My favourite poet changes. Sometimes it was Nazim Hikmet, another time it was Lorca, then Ritsos, or Cavafy. And Walt Whitman, he also has that abundance of life. He presents a continent that opens up to me. And then again, I am influenced greatly by the Blues, both the words and the music, by the rhythms of the Blues, the repetitions. I am influenced by this in my writing until now. I always feel I am under the impact of music, particularly in my most sophisticated and long poems. First, I plan a poem and then I go to a particular symphony and see how it is composed. I take advantage of its elements, so to speak, just as I use the elements of the Blues. Working on the sonority of poetry and music is not an easy job at all. But music is central to my work. I have music playing all the time; I keep it playing so as to hold it there in the air, so that the air is full of its vibrations.
I can say only a little about Iraqi poetry today. It is an understatement that it has been a very difficult year for Iraqi poets. Many are not writing anything at all. I respect that. I understand that Some are writing things which are mystical and surreal – not really focused in reality. Just to get away from what is going on. Many poets are stunned and cannot write. People want me to write, and I have written – but articles, not many poems.
You see, in Iraq there is a tradition that is still upheld – and that is that it is always the poet who speaks out. In the First World War it was Habbubi [Mohammed Sai’d al-Habbubi – d.1916] then Rusafi [Maruf al-Rusafi 1875-1945], and later al-Jawahiri. I am part of that tradition. Habbubi fought against the British in Basra. He wrote about wine, and women, and died at the battle of Shuayba. He was a religious leader, not a combatant.
Now, Iraqis expect me to speak. People keep sending me emails. But, in fact, over the last weeks I have stopped writing articles and am returning to my poetry. And people want to read my poems: they are not separate from what is going on in Iraq now, but they are not politically activated. My poems are artistically activated, that is, I write from an artistic standpoint. Other people can write about the details of the war. My essential responsibility is writing poetry.
I read novels and stories more than poetry. I am fascinated by novels. The story in general has helped me to coin my poems. From the early days I think I really learned to write poetry after reading American short stories. They helped me in the 1950s. I read them in English, of course. Hemingway, William Saroyan, Mark Twain – they had a great impact on me. Story-writing is a great art. I remember in particular Hemingway’s “Hills like White Elephants” and “Pomegranate”, I learned how to be honest towards daily life, how I could stand against exaggeration, how my language could be more democratic, I mean, more the language of every-day usage. It is pure classical Arabic, but is also the language used daily. Certain words crop up now and again from the old pre-Islamic poetry, and I keep them in because I can’t help it; there’s nothing wrong with that, it’s my heritage.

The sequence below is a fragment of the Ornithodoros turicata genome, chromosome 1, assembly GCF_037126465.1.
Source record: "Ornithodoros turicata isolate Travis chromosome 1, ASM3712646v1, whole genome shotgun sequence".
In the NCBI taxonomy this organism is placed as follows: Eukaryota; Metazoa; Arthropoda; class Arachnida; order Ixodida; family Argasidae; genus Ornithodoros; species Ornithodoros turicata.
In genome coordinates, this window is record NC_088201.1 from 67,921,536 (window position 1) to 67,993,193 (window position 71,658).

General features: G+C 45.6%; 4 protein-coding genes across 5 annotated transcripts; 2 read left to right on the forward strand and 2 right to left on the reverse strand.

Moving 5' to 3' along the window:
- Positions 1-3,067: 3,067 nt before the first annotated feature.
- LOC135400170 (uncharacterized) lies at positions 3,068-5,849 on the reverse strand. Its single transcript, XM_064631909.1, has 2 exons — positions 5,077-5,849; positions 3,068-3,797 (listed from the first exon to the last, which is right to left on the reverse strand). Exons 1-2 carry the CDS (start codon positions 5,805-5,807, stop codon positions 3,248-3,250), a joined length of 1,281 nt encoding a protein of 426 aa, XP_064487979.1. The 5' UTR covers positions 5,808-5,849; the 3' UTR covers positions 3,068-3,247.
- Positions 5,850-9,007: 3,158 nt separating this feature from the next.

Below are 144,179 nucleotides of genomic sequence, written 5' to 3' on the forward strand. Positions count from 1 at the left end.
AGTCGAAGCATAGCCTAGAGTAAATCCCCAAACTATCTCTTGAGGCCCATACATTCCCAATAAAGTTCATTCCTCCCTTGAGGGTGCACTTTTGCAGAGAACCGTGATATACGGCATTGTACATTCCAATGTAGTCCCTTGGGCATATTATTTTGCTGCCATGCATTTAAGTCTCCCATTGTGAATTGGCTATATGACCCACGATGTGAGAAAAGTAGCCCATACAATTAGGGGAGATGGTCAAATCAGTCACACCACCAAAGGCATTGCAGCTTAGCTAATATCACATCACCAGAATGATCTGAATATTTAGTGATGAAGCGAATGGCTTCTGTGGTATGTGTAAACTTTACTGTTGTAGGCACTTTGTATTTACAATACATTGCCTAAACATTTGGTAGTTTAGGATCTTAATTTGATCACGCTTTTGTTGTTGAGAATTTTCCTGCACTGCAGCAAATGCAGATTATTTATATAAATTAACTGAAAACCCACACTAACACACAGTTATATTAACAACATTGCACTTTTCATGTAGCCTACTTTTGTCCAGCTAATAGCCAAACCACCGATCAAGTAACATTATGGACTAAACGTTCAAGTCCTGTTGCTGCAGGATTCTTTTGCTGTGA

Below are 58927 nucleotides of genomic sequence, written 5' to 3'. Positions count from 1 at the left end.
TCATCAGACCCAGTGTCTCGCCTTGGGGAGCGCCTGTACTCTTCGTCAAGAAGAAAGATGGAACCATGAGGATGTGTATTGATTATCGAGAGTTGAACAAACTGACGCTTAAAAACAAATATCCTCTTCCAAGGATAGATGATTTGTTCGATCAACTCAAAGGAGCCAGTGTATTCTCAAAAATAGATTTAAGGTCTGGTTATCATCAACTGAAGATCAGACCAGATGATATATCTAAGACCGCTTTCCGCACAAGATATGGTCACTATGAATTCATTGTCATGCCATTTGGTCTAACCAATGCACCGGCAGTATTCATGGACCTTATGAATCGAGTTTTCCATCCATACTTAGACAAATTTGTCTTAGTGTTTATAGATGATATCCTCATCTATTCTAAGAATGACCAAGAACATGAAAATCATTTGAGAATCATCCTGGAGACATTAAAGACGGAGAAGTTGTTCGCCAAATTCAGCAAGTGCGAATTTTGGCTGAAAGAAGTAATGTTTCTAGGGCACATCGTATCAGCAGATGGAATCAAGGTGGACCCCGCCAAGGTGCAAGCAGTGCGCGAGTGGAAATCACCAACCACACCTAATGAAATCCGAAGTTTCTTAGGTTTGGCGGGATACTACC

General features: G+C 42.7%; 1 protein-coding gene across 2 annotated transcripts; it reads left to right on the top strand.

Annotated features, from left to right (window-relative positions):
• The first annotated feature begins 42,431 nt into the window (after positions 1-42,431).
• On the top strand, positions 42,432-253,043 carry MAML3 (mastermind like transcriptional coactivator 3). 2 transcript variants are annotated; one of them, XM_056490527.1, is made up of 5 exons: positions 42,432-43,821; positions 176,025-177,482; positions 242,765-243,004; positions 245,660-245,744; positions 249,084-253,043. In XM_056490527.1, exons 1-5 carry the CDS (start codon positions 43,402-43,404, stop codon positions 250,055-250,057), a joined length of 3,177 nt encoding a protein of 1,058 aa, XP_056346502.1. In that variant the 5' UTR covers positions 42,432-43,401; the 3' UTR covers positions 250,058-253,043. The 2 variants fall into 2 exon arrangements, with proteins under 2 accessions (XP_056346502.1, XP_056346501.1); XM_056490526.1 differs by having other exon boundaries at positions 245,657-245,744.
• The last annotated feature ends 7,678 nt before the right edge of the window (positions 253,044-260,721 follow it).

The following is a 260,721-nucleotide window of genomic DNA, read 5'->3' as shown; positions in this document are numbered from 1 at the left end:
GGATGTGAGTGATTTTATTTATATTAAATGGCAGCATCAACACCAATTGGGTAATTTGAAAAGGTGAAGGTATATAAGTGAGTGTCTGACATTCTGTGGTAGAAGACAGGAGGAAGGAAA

I have written only one novel, Muthalath Adda’ra [The Circle’s Triangle], and it partially proves the common belief that all first novels are autobiographical. It treats actual events in a near documentary fashion. In writing it, I utilized my knowledge of the craft of fiction. I followed a specific plan based on units of five pages each, each unit having a designated purpose. I also ignored the notion of the narrator, and used multiple narrative voices and angles and continuous interplay of times. It was difficult to write, but it didn’t take long – just three months, because I knew what to write about and I had a clear plan. Will I write another novel? I don’t know. It’s possible. But if I want to do so I have to put my nerves in the refrigerator.
I don’t like to compare contemporary Arab poetry with world poetry because we will be the losers, even if we compare our poetry of a particular nation, such as Greece. What I’m saying is that no national poetry should be seen in comparison with that of other nations. Poetry as an art should be seen in relation to its indigenous traditions, taking into consideration its native growth across generations and schools and artistic elements in its movement and formation. In the Arab world, we’re still at an elementary stage in reading our own traditions. We have to know what we have before we can make comparisons.
Since I settled here in the UK in 1999 I have such peace of mind, and the quiet that I needed. For the first time, I feel no worries, there’s no hint of censorship anywhere. And I have been very busy with various projects, and travelling to festivals all over the world. This year already I have been reading at Palermo, Italy, and in Caracas, Venezuela, which was a tremendous experience.
See also pages 46 and 155 of this issue
1 Mohammed Mahdi al-Jawahiri (1899-1997) was a passionate well-loved poet, born in Najaf, Iraq. He wrote all his poetry in classical Arabic metre but his themes were wide-ranging, reflecting Iraqi’s turbulent history, and included love, politics, nature and social events. He lived in exile most of his life. In the new Iraq, he has been immediately honoured with the inauguration in July 2003 of the first annual Al-Jawahiri festival, the erection in Baghdad of two statues and a street named after him.
2 Michel Aflaq (1910-1989) was the founder in 1946 of Ba’athism as a political ideology and in 1947 helped establish the Ba’ath Party of Syria. Surprisingly, his ideology championed freedom of speech and other human rights, and he fell foul of the Syrian Party. He fled the country, eventually going to Iraq where he became head of the Iraqi Ba’ath Party. He is buried in Baghdad.
3 Jahiliyah refers to the period before the life of the Prophet Mohammed and Islam and is literally translated as a period of ignorance.